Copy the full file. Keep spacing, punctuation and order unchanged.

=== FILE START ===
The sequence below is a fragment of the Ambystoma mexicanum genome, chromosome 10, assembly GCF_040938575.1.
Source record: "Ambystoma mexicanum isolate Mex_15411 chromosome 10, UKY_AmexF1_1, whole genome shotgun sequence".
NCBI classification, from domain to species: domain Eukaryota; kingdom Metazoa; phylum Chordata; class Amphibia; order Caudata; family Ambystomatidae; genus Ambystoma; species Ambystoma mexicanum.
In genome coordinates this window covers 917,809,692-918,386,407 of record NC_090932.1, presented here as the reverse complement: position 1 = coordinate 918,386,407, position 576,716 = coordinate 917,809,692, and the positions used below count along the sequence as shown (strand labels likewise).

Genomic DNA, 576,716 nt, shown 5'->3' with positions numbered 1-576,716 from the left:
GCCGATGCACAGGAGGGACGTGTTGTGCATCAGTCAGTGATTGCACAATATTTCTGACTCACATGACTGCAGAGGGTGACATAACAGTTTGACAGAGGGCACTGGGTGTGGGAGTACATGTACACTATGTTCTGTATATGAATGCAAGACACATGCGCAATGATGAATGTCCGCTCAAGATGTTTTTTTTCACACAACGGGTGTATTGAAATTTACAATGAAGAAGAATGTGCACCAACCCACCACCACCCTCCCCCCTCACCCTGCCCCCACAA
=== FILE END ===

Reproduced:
The sequence below is a fragment of the Ambystoma mexicanum genome, chromosome 10, assembly GCF_040938575.1.
Source record: "Ambystoma mexicanum isolate Mex_15411 chromosome 10, UKY_AmexF1_1, whole genome shotgun sequence".
NCBI classification, from domain to species: domain Eukaryota; kingdom Metazoa; phylum Chordata; class Amphibia; order Caudata; family Ambystomatidae; genus Ambystoma; species Ambystoma mexicanum.
In genome coordinates this window covers 917,809,692-918,386,407 of record NC_090932.1, presented here as the reverse complement: position 1 = coordinate 918,386,407, position 576,716 = coordinate 917,809,692, and the positions used below count along the sequence as shown (strand labels likewise).

Genomic DNA, 576,716 nt, shown 5'->3' with positions numbered 1-576,716 from the left:
GCCGATGCACAGGAGGGACGTGTTGTGCATCAGTCAGTGATTGCACAATATTTCTGACTCACATGACTGCAGAGGGTGACATAACAGTTTGACAGAGGGCACTGGGTGTGGGAGTACATGTACACTATGTTCTGTATATGAATGCAAGACACATGCGCAATGATGAATGTCCGCTCAAGATGTTTTTTTTCACACAACGGGTGTATTGAAATTTACAATGAAGAAGAATGTGCACCAACCCACCACCACCCTCCCCCCTCACCCTGCCCCCACAA